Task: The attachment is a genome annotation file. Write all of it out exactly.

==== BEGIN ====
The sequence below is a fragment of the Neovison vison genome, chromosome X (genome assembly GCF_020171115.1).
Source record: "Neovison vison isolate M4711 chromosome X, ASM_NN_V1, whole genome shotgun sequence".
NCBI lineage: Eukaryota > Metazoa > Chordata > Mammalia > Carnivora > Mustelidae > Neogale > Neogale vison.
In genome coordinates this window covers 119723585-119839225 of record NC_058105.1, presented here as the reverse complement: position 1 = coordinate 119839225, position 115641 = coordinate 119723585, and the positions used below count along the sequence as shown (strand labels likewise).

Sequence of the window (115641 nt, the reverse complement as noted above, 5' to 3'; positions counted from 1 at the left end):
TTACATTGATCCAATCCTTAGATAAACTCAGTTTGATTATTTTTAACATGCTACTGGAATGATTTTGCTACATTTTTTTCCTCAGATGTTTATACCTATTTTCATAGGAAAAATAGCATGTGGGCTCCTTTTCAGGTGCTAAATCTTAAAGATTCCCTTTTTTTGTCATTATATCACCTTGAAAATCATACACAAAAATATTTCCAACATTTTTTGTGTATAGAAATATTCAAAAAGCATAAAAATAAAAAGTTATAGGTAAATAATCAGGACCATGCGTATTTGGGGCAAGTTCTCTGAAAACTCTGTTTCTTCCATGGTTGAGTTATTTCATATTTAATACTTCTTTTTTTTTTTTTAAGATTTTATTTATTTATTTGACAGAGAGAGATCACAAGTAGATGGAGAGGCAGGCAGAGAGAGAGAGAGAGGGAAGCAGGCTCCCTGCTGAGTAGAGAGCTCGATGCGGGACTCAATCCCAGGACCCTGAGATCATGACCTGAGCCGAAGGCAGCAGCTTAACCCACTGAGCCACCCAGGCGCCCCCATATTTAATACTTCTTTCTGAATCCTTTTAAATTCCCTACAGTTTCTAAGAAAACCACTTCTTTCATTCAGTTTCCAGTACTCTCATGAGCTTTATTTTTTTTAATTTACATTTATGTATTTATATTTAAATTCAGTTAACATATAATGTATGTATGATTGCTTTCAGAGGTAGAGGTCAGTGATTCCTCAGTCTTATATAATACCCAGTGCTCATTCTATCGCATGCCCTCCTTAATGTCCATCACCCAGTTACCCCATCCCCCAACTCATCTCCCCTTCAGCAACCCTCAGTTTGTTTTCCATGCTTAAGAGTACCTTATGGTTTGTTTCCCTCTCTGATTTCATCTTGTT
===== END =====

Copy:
The sequence below is a fragment of the Neovison vison genome, chromosome X (genome assembly GCF_020171115.1).
Source record: "Neovison vison isolate M4711 chromosome X, ASM_NN_V1, whole genome shotgun sequence".
NCBI lineage: Eukaryota > Metazoa > Chordata > Mammalia > Carnivora > Mustelidae > Neogale > Neogale vison.
In genome coordinates this window covers 119723585-119839225 of record NC_058105.1, presented here as the reverse complement: position 1 = coordinate 119839225, position 115641 = coordinate 119723585, and the positions used below count along the sequence as shown (strand labels likewise).

Sequence of the window (115641 nt, the reverse complement as noted above, 5' to 3'; positions counted from 1 at the left end):
TTACATTGATCCAATCCTTAGATAAACTCAGTTTGATTATTTTTAACATGCTACTGGAATGATTTTGCTACATTTTTTTCCTCAGATGTTTATACCTATTTTCATAGGAAAAATAGCATGTGGGCTCCTTTTCAGGTGCTAAATCTTAAAGATTCCCTTTTTTTGTCATTATATCACCTTGAAAATCATACACAAAAATATTTCCAACATTTTTTGTGTATAGAAATATTCAAAAAGCATAAAAATAAAAAGTTATAGGTAAATAATCAGGACCATGCGTATTTGGGGCAAGTTCTCTGAAAACTCTGTTTCTTCCATGGTTGAGTTATTTCATATTTAATACTTCTTTTTTTTTTTTTAAGATTTTATTTATTTATTTGACAGAGAGAGATCACAAGTAGATGGAGAGGCAGGCAGAGAGAGAGAGAGAGGGAAGCAGGCTCCCTGCTGAGTAGAGAGCTCGATGCGGGACTCAATCCCAGGACCCTGAGATCATGACCTGAGCCGAAGGCAGCAGCTTAACCCACTGAGCCACCCAGGCGCCCCCATATTTAATACTTCTTTCTGAATCCTTTTAAATTCCCTACAGTTTCTAAGAAAACCACTTCTTTCATTCAGTTTCCAGTACTCTCATGAGCTTTATTTTTTTTAATTTACATTTATGTATTTATATTTAAATTCAGTTAACATATAATGTATGTATGATTGCTTTCAGAGGTAGAGGTCAGTGATTCCTCAGTCTTATATAATACCCAGTGCTCATTCTATCGCATGCCCTCCTTAATGTCCATCACCCAGTTACCCCATCCCCCAACTCATCTCCCCTTCAGCAACCCTCAGTTTGTTTTCCATGCTTAAGAGTACCTTATGGTTTGTTTCCCTCTCTGATTTCATCTTGTT